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Thaw vs Frozen Steak. Which one is right?

Perhaps you've been taught to take your steaks out of the freezer and let them thaw overnight in the fridge before cooking. This is wrong, according to Cook's Illustrated Senior Editor Dan Souza. In a side-by-side experiment for America's Test Kitchen, Souza finds that frozen meat takes a bit longer to cook than the thawed variety. But, the quality of the finished product is so much better. In the video I have attached to this article, Souza demonstrates us how to properly freeze the meat and later prepare it straight from the freezer. It's not the same as cooking with fresh beef, mind you, but it's quite possibly the next best thing:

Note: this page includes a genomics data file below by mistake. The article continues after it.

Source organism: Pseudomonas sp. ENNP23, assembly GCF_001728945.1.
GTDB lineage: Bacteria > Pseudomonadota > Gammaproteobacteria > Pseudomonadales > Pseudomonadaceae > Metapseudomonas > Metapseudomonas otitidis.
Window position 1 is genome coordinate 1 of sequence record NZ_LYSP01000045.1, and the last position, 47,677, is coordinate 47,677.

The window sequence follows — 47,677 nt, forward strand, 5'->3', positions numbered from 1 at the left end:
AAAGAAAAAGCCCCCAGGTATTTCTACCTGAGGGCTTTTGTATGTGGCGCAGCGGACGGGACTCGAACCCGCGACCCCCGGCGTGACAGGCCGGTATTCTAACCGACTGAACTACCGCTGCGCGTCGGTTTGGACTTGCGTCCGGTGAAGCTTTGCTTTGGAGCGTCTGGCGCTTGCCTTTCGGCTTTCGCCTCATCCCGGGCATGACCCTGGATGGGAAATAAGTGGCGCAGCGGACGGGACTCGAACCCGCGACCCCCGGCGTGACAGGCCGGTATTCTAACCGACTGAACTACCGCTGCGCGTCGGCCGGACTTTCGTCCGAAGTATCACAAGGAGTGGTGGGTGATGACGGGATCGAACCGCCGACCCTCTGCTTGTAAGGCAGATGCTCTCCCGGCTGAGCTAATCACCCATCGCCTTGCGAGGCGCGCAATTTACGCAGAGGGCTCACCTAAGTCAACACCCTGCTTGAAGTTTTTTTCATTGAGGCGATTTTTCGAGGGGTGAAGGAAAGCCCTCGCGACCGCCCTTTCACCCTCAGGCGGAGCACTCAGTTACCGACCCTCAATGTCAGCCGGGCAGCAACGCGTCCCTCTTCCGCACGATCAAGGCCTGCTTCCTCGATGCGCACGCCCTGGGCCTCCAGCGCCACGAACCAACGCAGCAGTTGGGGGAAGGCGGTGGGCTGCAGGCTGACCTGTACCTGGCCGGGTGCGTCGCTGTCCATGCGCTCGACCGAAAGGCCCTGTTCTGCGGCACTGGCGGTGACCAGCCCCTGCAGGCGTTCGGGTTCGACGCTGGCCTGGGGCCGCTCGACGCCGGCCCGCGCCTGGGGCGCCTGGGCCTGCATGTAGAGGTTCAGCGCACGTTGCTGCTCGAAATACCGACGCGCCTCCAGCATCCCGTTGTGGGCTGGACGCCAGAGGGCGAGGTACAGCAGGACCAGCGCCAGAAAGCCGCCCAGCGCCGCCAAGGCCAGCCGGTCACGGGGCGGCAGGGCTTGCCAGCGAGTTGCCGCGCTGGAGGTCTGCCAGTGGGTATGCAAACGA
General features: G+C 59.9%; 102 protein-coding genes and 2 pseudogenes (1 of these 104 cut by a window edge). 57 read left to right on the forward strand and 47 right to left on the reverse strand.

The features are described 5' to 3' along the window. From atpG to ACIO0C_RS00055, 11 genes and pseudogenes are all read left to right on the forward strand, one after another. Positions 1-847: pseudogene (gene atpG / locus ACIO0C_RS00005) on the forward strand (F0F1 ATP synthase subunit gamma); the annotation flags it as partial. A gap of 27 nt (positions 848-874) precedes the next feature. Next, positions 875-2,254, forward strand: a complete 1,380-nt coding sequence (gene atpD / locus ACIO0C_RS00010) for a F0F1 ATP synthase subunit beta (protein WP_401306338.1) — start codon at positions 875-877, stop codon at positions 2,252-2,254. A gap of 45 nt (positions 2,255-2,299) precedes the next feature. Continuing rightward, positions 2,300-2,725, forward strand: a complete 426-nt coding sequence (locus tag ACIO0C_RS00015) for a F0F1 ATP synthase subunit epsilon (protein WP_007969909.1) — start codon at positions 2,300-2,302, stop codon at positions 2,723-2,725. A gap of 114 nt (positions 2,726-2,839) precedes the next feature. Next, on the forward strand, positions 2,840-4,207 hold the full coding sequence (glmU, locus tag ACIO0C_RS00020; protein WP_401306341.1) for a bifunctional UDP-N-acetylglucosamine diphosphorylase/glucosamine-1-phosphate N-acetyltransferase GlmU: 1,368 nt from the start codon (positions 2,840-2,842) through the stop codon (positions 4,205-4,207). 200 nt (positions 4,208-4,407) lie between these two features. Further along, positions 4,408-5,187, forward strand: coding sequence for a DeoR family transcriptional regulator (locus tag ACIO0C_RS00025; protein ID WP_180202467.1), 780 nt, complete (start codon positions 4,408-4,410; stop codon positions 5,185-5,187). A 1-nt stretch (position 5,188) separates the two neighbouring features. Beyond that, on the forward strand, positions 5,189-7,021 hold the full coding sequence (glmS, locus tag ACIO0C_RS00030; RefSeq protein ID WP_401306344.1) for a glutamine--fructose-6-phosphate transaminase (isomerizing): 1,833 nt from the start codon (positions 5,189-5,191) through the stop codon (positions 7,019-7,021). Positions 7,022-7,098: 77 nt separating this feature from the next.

He used eight strip loin steaks cut in half. He froze the steaks, then thawed a half of each steak in the fridge over night, keeping the other side frozen.

Souza then seared both sets of steaks in a hot skillet for 90 seconds on both sides before transferring them to a 275-degree oven until they were cooked to medium rare (125 degrees).

His team discovered that the frozen steak not only lost less moisture and cooked more evenly, but it also tasted better than its thawed counterpart. The frozen steak had a much thinner band of overcooked meat (known as a “gray band”) surrounding the pink interior than the thawed beef, too.

The frozen steaks also browned nearly as fast as the thawed steaks in the skillet, though they did take 18 to 20 minutes of cooking time in the oven (compared with 10 to 15 for the thawed steaks).
Of course to get these results, the steaks need to be frozen properly. Simply storing them in a bag can cause ice or moisture to form on the steak, which can in turn cause flare-ups when you’re searing the steak in oil.

Instead, Souza said the best way to freeze the steaks was to set them on a baking sheet lined with parchment. Once they’re fully frozen, wrap each steak in plastic wrap and put them into a plastic bag.